Our latest test prior to the Bolt EUV was a car model from a different major brand that is a historic top-seller. During our test of the 2022 model year sedan, we experienced numerous false alarms. That other model saw ghosts everywhere. Even with the sensitivity of its driver-assist systems set to the minimum allowable, it was frankly a bummer. Not so GM’s Super Cruise. We had no false alarms from any of the driver-assist tech.

Super Cruise - Safety In Normal Use and In The Event of an Unresponsive Driver
GM works with the DPWs in the states in which its Supercruise is enabled. In areas where long-term construction is underway, the system is disabled. You get a “not mapped” alert if you try to turn it on. Also, in areas where a pop-up crew is working, mowing for example, the system alerts you and informs you to be extra cautious - but it does not necessarily disengage.

If you stop paying close attention to your “driving,” Super Cruise does shut off. It alerts you that it’s bailing out by giving you a red LED flash at the top of the steering wheel. It kicked me out twice for not paying close enough attention on the three-hour ride. I was guilty as charged.

It won’t quit on you if you check your rearview camera or if you look at the infotainment screen to see the map. Nor will it kick you out if you use the phone hands-free. Let’s call its intervention about perfect.

If you were to have a medical emergency or fall asleep, the system will do a series of things to assist you and save your life. First, you get audible and visual warnings to retake control. If you do not, the system will slow the vehicle to a full stop, put the flashers on, and OnStar will be notified. Then OnStar will try to contact you, and if they cannot will send first responders to help.

Super Cruise- Pricing and Availability
Supercruise is a $2,200 option on the Bolt EUV, but you don’t actually own it. GM says that a “Separate subscription purchase is required after the included new vehicle purchase subscription expires.” We will let you be the judge of whether paying for a subscription would work for you after having already paid $2,200.

The Bolt EUV has just started to be delivered to owners in the American market. Some of the first owners are reporting that although they wanted Supercruise it was not available at this time, but that they could accept a Bolt EUV without it right now. We will update the availability and pricing as more details become known.

Super Cruise - Our Conclusion
We give GM’s Super Cruise on the 2022 Bolt EUV two thumbs up. We found that it was helpful on a long trip, felt safe, and is seamless in its operation where it is enabled. The safety systems seem very intuitive and given how the system operates, we see little opportunity for misuse by knuckleheads. The biggest impression we came away with was that GM has thought this through and brought to market a fully-developed offering. Well done GM.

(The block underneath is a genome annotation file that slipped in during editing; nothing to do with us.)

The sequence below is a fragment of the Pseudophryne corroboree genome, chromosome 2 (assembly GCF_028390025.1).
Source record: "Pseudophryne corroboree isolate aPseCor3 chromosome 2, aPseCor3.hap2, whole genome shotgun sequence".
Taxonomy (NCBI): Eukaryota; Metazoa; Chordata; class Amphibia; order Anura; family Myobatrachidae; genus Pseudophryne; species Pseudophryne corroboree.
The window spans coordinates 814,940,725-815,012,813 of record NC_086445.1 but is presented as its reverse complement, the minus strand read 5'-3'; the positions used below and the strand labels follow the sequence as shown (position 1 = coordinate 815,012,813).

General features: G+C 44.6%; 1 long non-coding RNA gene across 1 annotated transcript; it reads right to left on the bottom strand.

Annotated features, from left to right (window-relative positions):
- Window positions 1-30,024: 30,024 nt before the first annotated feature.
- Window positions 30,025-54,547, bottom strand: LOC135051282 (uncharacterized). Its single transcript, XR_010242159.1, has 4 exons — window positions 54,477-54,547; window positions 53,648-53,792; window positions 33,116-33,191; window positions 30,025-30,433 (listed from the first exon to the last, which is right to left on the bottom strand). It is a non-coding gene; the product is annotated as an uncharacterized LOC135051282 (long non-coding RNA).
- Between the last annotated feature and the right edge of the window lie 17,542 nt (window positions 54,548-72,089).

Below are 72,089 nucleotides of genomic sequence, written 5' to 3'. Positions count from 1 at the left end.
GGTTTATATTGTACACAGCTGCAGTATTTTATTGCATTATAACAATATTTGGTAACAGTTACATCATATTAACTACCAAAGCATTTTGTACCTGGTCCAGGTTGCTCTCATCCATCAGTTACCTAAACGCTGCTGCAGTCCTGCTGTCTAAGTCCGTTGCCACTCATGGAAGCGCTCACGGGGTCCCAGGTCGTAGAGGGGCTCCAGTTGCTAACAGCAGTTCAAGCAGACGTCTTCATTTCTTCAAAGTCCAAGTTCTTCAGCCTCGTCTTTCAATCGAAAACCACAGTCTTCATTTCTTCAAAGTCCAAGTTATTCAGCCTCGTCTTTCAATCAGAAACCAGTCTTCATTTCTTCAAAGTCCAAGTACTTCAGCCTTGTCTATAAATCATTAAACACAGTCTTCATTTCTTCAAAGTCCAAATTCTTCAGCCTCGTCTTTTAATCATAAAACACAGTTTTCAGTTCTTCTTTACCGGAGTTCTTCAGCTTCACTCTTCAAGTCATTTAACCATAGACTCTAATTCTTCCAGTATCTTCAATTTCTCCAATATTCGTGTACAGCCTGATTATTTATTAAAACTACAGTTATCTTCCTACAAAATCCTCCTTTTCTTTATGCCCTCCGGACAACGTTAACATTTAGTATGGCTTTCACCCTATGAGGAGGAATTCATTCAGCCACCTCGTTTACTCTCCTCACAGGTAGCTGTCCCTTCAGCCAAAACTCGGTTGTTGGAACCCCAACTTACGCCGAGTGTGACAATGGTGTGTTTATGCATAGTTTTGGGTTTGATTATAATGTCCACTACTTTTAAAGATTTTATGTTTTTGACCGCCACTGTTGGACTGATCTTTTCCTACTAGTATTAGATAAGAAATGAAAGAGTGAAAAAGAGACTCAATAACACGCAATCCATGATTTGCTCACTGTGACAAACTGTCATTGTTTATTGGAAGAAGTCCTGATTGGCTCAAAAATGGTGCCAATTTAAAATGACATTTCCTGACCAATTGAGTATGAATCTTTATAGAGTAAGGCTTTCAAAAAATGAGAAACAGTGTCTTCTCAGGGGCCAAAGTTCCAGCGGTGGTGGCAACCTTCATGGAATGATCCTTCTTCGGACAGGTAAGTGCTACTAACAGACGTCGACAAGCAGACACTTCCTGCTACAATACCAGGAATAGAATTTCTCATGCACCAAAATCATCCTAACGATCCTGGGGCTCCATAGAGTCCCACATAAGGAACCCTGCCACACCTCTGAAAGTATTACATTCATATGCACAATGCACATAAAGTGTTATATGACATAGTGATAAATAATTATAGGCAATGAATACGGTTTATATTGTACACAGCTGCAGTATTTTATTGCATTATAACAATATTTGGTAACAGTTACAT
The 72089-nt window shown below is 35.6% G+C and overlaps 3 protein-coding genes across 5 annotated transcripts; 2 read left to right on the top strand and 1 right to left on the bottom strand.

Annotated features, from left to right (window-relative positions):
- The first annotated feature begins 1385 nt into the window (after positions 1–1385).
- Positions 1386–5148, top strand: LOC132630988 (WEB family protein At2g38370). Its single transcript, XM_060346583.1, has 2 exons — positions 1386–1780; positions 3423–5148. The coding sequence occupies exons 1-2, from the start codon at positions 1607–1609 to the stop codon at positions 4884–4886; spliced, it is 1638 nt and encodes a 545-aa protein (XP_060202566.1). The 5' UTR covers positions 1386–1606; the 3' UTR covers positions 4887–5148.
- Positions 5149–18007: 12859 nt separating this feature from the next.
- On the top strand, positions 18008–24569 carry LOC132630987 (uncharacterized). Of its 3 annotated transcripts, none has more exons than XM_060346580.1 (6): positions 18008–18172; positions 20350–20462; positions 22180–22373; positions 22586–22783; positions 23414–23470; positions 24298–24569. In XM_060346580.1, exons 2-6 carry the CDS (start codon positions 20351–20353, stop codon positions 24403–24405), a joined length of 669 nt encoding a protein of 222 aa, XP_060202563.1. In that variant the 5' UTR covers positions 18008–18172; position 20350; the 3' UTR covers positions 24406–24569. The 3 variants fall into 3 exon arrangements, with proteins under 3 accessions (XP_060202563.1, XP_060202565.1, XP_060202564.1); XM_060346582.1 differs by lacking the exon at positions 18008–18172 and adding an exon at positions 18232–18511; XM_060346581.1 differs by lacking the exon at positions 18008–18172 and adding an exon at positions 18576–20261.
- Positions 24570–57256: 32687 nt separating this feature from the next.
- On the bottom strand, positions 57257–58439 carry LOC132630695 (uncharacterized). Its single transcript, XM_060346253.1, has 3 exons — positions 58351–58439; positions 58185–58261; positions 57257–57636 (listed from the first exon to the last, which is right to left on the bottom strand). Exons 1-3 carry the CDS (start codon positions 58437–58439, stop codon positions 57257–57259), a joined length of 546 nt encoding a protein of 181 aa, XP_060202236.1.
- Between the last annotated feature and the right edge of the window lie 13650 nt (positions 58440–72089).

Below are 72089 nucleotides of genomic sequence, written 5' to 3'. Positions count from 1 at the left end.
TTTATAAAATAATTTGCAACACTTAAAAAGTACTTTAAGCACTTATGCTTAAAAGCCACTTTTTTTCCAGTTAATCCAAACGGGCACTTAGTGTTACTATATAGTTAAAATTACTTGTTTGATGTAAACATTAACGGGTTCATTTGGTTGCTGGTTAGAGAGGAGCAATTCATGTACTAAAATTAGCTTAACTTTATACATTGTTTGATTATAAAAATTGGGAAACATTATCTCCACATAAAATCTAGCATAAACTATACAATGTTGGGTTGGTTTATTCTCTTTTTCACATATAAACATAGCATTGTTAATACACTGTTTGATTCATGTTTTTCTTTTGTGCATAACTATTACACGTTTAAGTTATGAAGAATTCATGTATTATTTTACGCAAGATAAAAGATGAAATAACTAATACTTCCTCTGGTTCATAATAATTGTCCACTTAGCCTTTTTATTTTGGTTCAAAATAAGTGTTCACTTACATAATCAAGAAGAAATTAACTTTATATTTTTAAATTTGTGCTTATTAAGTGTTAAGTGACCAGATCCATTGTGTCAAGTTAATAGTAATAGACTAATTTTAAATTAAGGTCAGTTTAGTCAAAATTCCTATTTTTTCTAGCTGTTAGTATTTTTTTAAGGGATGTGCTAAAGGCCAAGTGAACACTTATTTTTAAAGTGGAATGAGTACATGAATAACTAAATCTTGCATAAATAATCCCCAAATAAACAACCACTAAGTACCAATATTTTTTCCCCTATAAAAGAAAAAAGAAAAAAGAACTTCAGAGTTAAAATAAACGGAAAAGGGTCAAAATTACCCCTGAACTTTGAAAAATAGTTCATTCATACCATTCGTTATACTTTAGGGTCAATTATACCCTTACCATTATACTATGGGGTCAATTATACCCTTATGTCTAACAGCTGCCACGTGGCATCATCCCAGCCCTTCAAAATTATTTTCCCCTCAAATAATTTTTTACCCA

Frequently Asked Questions:
Is GM's Super Cruise a self-driving system?
- No, Super Cruise is a driver-assist technology that can help make driving easier in some situations.

Is Super Cruise "hands-free?"
- Yes, Super Cruise is hands-free. The vehicle monitor's you to ensure you remain engaged.

What Does GM's Super Cruise Cost?
- Super Cruise is a $2,200 price adder to the 2022 Chevy Bolt EUV plus a subscription service fee applies after the initial trial period ends.

Can Super Cruise automatically change lanes?
- It depends on which vehicle you try. GM's Bolt EUV when equipped with Super Cruise does not offer automatic lane change capability.

Is Supercruise good?
- Based on our testing, Super Cruise is an excellent driver aid and one of the best systems of its type.

John Goreham is a long-time New England Motor Press Association member and recovering engineer. John's interest in EVs goes back to 1990 when he designed the thermal control system for an EV battery as part of an academic team. After earning his mechanical engineering degree, John completed a marketing program at Northeastern University and worked with automotive component manufacturers, in the semiconductor industry, and in biotech. In addition to Torque News, John's work has appeared in print in dozens of American newspapers and he provides reviews to many vehicle shopping sites. You can follow John on TikTok @ToknCars, on Twitter, and view his credentials at Linkedin


Jason Kennedy (not verified)    January 26, 2024 - 9:40AM

I have driven more than 38,000 miles in the past year with many of those miles on Super Cruise. My experience may differ from the author. My system doesn’t preform well in Stop and Go despite GM’s marketing. My system will decide that it’s outside the parameters and disengage when it’s at a stand still for a few seconds on a freeway. GM said it’s operating normally. The car will disengage many times during stop and go traffic within 2-3 miles. The car does work as designed up until the point at which it’s sitting behind a car (regardless of following distance I set it at) for a few seconds in our lovely Los Angeles traffic. At that point the system is constantly analyzing the situation and during that time stopped can no longer “understand” its surroundings, it looses track of the lane lines. We this issue then disengages the system. There are many other issues with the system I have discovered during my time with the car. One other, non supercruse issue is the single pedal driving doesn’t work downhill.

This is only my experience and if I had to it all over again- there’s no chance I’d buy a Bolt for the supercruise.

PS the over the air updates could have fixed it, but GM won’t spend the resources to do so.